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The Anti-Fake News Bill will be unconstitutional if it is passed by Parliament and made into law, former Federal Court judge Gopal Sri Ram said.
However, Sri Ram, now a practising lawyer, said it may depend on how the Federal Court looks at the matter (if there is a challenge).
He gave two reasons why he personally thinks the proposed law is unconstitutional.
"First, it is vague and uncertain and therefore it offends the Rule of Law, which is part of Article 8(1) and forms part of the basic structure of the Federal Constitution," Sri Ram told Malaysiakini.
Article 8 concerns equality, where sub-section (1) states that all persons are equal before the law and entitled to equal protection of the law.
"Second, it is a disproportionate response under Article 10(2) because there are other laws that criminalise such conduct, for example the Malaysian Communications and Multimedia Commission Act. Also, sufficient protection is available under the law of defamation," Sri Ram added.
Everyone has the right to freedom
Article 10 (1) stipulates that everyone has the right to freedom of speech, expression, assembly and to form association but subject to clauses (2) (3) and (4).
Meanwhile, Article 10 (2) stipulates that Parliament may by law impose:
- (a) on the rights conferred by paragraph (a) of Clause (1), such restrictions as it deems necessary or expedient in the interest of the security of the Federation or any part thereof, friendly relations with other countries, public order or morality and restrictions designed to protect the privileges of Parliament or of any Legislative Assembly or to provide against contempt of court, defamation, or incitement to any offence;
- (b) on the right conferred by paragraph (b) of Clause (1), such restrictions as it deems necessary or expedient in the interest of the security of the Federation or any part thereof or public order; and
- (c) on the right conferred by paragraph (c) of Clause (1), such restrictions as it deems necessary or expedient in the interest of the security of the Federation or any part thereof, public order or morality.
The law of defamation, Sri Ram referred to is the country's Defamation Act 1957. Besides this, criminal defamation is also punishable under the Penal Code.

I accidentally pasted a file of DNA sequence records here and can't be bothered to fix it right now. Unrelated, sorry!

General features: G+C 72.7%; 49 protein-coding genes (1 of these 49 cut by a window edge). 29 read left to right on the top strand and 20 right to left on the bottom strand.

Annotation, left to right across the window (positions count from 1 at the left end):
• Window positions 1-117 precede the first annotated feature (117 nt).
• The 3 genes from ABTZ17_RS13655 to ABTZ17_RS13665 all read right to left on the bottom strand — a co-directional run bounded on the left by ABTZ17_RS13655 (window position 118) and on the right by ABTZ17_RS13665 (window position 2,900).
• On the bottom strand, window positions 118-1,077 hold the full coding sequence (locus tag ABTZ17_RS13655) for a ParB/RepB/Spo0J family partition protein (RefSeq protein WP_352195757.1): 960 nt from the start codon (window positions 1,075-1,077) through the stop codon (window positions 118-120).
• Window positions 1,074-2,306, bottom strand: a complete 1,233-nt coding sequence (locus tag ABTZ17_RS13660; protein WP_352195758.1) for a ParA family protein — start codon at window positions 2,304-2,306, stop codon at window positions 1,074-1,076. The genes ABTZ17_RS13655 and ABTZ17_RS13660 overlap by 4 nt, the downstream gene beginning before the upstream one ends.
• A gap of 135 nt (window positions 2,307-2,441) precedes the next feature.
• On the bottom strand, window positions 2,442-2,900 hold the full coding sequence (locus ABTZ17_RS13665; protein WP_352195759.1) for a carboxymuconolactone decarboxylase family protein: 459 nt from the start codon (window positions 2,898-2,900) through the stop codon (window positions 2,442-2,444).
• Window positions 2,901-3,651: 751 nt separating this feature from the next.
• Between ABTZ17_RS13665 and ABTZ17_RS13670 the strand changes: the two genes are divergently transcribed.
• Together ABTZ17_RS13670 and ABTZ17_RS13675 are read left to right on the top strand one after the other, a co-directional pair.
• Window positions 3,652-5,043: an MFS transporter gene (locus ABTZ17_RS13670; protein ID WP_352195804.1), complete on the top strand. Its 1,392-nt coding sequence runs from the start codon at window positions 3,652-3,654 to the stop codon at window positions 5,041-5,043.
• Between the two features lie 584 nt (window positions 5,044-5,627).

Articles 5 to 13 are under Part II of the Federal Constitution and these stipulate the Fundamental Liberties of every Malaysian.
Sri Ram qualified his opinion that it may depend on how the apex court looks at the new law.
"If it takes the approach it took in the Semenyih Jaya Sdn Bhd case, then it will strike down the Act. If it takes the approach in the Azmi Sharom case, then it may uphold the Act," he opined.
In a landmark decision made in the Semenyih Jaya case last year, the Federal Court ruled that that the court's power for judicial review is essential to the constitutional role of the courts and inherent in the basic structure of the constitution.
That unanimous decision, written by Federal Court judge Justice Zainun Ali, states that judicial independence and the separation of powers are recognised as a basic structure of the Malaysian Constitution, where under Article 121 (1) the constitutional role of the civil courts is as a check-and-balance mechanism.
In the Azmi Sharom's case against sedition, then Chief Justice Arifin Zakaria ruled that Section 4 of the Sedition Act 1948 is constitutional as it does not go against Article 10 (2) (a)
Another lawyer, Syed Iskandar Syed Jaffar Al Mahdzar, also questioned who would get to determine what is false news, for this is not stipulated in the Anti-Fake News Bill presented to Parliament.
"The question of fake news… the question is who gets to decide what news is false, either wholly or partly. That is a valid question and cause for concern," Syed Iskandar said.
The controversial bill was tabled for its first reading yesterday and already many quarters, especially lawyers, lawmakers and media practitioners, have questioned it.